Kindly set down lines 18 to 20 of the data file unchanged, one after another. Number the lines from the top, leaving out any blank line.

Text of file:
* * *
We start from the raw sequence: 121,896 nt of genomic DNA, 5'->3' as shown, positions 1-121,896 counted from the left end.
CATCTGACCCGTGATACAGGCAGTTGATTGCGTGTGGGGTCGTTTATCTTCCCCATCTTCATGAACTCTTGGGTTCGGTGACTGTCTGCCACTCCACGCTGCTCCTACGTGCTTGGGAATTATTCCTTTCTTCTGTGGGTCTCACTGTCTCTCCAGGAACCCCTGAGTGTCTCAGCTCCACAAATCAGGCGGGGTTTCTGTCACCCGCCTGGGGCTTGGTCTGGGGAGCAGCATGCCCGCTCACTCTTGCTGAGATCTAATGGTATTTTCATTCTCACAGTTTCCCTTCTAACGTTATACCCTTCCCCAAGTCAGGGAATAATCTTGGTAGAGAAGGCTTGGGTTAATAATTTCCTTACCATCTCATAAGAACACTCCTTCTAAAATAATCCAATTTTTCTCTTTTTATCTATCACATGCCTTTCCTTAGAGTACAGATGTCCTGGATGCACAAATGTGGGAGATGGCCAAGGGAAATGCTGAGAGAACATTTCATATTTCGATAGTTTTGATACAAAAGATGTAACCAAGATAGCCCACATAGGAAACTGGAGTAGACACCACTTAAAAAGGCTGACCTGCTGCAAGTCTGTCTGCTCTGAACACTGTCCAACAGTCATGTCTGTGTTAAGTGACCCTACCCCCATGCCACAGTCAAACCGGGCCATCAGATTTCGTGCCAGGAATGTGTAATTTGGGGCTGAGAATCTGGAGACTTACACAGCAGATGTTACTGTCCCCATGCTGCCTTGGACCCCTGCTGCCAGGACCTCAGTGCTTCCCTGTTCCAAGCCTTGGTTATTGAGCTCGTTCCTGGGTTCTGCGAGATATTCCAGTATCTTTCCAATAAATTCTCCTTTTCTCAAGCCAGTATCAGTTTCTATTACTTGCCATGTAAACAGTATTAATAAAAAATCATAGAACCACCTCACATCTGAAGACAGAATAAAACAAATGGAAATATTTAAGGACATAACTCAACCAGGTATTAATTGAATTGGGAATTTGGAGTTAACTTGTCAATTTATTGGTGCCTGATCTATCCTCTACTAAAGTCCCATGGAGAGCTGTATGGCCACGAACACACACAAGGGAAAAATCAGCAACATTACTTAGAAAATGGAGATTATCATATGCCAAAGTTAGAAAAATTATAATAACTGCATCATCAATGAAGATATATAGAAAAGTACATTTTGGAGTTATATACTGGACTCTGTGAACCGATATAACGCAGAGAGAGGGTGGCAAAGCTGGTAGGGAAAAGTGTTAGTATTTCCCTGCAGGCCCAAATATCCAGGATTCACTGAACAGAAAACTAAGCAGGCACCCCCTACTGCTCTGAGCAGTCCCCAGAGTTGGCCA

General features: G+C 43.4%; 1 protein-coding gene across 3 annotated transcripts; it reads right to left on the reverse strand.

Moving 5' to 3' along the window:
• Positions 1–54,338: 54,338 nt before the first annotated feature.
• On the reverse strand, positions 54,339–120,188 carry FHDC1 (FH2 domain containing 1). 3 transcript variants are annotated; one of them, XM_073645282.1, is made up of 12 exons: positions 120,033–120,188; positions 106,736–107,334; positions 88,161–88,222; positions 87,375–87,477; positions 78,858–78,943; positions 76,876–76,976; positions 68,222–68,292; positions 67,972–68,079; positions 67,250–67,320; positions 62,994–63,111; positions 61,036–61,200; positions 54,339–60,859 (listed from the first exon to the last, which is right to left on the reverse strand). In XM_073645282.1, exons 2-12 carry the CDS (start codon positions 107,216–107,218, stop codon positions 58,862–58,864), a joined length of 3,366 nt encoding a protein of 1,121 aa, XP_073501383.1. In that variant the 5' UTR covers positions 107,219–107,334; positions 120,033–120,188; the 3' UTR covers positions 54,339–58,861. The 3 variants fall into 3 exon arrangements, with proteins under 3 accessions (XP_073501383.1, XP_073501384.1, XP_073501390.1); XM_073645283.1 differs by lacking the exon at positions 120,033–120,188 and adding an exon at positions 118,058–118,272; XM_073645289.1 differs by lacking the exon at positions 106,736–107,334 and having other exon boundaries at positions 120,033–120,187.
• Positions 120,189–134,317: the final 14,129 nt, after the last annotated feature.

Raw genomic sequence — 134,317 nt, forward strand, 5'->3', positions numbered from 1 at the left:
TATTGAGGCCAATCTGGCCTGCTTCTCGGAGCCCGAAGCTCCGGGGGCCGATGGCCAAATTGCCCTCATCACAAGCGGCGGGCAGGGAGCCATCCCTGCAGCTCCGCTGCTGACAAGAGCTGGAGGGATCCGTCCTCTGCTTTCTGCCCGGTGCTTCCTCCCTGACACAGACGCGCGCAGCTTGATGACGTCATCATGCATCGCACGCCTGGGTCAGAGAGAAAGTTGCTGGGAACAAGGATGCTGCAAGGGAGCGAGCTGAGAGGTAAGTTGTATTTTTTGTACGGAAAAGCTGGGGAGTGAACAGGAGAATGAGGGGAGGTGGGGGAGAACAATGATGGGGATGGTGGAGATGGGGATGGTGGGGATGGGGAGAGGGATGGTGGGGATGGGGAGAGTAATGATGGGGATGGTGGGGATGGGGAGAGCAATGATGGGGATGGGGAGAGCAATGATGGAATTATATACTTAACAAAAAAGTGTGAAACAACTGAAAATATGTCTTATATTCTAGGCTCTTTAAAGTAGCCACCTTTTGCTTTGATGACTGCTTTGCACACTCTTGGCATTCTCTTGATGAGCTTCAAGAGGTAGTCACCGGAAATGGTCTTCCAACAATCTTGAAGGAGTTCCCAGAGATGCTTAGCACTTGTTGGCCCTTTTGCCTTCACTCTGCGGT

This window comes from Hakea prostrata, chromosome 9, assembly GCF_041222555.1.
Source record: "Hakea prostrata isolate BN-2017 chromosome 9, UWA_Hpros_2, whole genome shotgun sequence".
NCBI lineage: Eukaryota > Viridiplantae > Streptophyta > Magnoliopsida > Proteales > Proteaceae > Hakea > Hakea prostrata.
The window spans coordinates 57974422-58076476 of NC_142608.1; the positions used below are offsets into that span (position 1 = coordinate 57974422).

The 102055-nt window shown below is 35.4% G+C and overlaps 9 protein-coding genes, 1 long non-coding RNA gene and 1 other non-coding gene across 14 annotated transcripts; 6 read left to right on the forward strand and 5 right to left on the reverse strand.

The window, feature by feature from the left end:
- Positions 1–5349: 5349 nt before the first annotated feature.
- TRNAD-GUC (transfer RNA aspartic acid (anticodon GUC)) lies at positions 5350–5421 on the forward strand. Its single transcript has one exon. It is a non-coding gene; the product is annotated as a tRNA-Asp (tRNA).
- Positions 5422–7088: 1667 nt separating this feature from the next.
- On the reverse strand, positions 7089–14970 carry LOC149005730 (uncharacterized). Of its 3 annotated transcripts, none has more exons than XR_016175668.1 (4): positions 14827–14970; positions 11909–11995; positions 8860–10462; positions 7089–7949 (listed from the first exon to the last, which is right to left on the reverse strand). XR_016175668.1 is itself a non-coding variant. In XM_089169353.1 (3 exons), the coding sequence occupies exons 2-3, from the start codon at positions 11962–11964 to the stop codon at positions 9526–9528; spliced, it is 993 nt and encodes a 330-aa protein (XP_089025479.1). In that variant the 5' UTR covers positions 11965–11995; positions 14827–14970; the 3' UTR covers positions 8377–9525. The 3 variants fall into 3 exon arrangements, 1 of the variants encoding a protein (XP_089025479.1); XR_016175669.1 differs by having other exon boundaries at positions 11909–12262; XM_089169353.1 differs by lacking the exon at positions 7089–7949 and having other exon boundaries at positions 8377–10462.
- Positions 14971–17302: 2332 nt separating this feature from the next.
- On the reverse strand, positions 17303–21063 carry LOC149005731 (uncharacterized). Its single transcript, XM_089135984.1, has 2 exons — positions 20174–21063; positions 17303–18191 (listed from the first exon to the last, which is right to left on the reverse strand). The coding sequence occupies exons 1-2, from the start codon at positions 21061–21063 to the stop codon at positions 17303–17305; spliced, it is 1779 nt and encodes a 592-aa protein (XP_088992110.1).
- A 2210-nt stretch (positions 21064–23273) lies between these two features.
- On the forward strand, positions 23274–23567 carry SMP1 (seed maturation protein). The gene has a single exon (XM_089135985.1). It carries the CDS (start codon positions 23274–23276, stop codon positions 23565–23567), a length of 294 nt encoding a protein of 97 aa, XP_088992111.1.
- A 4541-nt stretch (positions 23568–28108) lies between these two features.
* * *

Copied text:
- Positions 5422–7088: 1667 nt separating this feature from the next.
- On the reverse strand, positions 7089–14970 carry LOC149005730 (uncharacterized). Of its 3 annotated transcripts, none has more exons than XR_016175668.1 (4): positions 14827–14970; positions 11909–11995; positions 8860–10462; positions 7089–7949 (listed from the first exon to the last, which is right to left on the reverse strand). XR_016175668.1 is itself a non-coding variant. In XM_089169353.1 (3 exons), the coding sequence occupies exons 2-3, from the start codon at positions 11962–11964 to the stop codon at positions 9526–9528; spliced, it is 993 nt and encodes a 330-aa protein (XP_089025479.1). In that variant the 5' UTR covers positions 11965–11995; positions 14827–14970; the 3' UTR covers positions 8377–9525. The 3 variants fall into 3 exon arrangements, 1 of the variants encoding a protein (XP_089025479.1); XR_016175669.1 differs by having other exon boundaries at positions 11909–12262; XM_089169353.1 differs by lacking the exon at positions 7089–7949 and having other exon boundaries at positions 8377–10462.
- Positions 14971–17302: 2332 nt separating this feature from the next.